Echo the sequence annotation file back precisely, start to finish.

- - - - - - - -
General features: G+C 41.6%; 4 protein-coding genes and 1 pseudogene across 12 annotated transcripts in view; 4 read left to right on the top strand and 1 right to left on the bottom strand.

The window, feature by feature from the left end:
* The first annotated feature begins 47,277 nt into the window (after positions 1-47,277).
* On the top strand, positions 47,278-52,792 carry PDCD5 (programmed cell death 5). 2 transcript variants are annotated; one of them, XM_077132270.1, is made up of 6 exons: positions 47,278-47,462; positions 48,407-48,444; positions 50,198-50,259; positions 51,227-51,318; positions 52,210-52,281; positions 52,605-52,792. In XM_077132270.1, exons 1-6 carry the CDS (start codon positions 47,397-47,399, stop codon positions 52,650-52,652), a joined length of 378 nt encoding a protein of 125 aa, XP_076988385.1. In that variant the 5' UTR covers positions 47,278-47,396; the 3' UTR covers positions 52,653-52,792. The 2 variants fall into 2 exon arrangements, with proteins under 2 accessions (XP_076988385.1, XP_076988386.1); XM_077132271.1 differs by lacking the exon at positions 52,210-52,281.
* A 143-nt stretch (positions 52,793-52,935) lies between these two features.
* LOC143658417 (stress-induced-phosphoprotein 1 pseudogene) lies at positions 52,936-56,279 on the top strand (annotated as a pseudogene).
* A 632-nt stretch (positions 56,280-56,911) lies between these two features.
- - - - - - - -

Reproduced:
General features: G+C 41.6%; 4 protein-coding genes and 1 pseudogene across 12 annotated transcripts in view; 4 read left to right on the top strand and 1 right to left on the bottom strand.

The window, feature by feature from the left end:
* The first annotated feature begins 47,277 nt into the window (after positions 1-47,277).
* On the top strand, positions 47,278-52,792 carry PDCD5 (programmed cell death 5). 2 transcript variants are annotated; one of them, XM_077132270.1, is made up of 6 exons: positions 47,278-47,462; positions 48,407-48,444; positions 50,198-50,259; positions 51,227-51,318; positions 52,210-52,281; positions 52,605-52,792. In XM_077132270.1, exons 1-6 carry the CDS (start codon positions 47,397-47,399, stop codon positions 52,650-52,652), a joined length of 378 nt encoding a protein of 125 aa, XP_076988385.1. In that variant the 5' UTR covers positions 47,278-47,396; the 3' UTR covers positions 52,653-52,792. The 2 variants fall into 2 exon arrangements, with proteins under 2 accessions (XP_076988385.1, XP_076988386.1); XM_077132271.1 differs by lacking the exon at positions 52,210-52,281.
* A 143-nt stretch (positions 52,793-52,935) lies between these two features.
* LOC143658417 (stress-induced-phosphoprotein 1 pseudogene) lies at positions 52,936-56,279 on the top strand (annotated as a pseudogene).
* A 632-nt stretch (positions 56,280-56,911) lies between these two features.